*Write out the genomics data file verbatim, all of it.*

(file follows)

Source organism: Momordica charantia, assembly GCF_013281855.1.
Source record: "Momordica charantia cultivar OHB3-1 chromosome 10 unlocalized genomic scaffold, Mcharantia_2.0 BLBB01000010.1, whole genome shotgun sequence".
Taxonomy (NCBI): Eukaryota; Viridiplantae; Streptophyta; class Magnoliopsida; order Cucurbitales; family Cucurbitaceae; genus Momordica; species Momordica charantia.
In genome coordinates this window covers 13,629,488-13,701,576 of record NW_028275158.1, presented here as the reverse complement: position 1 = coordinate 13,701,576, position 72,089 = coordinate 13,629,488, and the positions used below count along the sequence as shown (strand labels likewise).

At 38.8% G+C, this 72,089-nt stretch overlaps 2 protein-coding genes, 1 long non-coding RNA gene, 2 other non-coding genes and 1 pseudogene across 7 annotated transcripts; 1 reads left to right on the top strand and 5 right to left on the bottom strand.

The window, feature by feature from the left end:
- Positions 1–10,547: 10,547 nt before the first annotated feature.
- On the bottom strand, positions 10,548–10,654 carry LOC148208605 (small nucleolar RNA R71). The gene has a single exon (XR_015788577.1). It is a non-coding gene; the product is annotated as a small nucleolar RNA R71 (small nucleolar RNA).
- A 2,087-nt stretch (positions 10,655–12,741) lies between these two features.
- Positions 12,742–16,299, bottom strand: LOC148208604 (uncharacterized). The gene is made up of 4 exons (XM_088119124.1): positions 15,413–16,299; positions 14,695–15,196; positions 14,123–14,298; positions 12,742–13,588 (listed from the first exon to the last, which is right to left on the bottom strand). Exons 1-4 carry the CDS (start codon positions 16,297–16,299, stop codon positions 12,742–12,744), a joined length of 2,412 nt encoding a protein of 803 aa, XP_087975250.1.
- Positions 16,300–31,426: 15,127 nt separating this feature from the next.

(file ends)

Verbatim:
Source organism: Momordica charantia, assembly GCF_013281855.1.
Source record: "Momordica charantia cultivar OHB3-1 chromosome 10 unlocalized genomic scaffold, Mcharantia_2.0 BLBB01000010.1, whole genome shotgun sequence".
Taxonomy (NCBI): Eukaryota; Viridiplantae; Streptophyta; class Magnoliopsida; order Cucurbitales; family Cucurbitaceae; genus Momordica; species Momordica charantia.
In genome coordinates this window covers 13,629,488-13,701,576 of record NW_028275158.1, presented here as the reverse complement: position 1 = coordinate 13,701,576, position 72,089 = coordinate 13,629,488, and the positions used below count along the sequence as shown (strand labels likewise).

At 38.8% G+C, this 72,089-nt stretch overlaps 2 protein-coding genes, 1 long non-coding RNA gene, 2 other non-coding genes and 1 pseudogene across 7 annotated transcripts; 1 reads left to right on the top strand and 5 right to left on the bottom strand.

The window, feature by feature from the left end:
- Positions 1–10,547: 10,547 nt before the first annotated feature.
- On the bottom strand, positions 10,548–10,654 carry LOC148208605 (small nucleolar RNA R71). The gene has a single exon (XR_015788577.1). It is a non-coding gene; the product is annotated as a small nucleolar RNA R71 (small nucleolar RNA).
- A 2,087-nt stretch (positions 10,655–12,741) lies between these two features.
- Positions 12,742–16,299, bottom strand: LOC148208604 (uncharacterized). The gene is made up of 4 exons (XM_088119124.1): positions 15,413–16,299; positions 14,695–15,196; positions 14,123–14,298; positions 12,742–13,588 (listed from the first exon to the last, which is right to left on the bottom strand). Exons 1-4 carry the CDS (start codon positions 16,297–16,299, stop codon positions 12,742–12,744), a joined length of 2,412 nt encoding a protein of 803 aa, XP_087975250.1.
- Positions 16,300–31,426: 15,127 nt separating this feature from the next.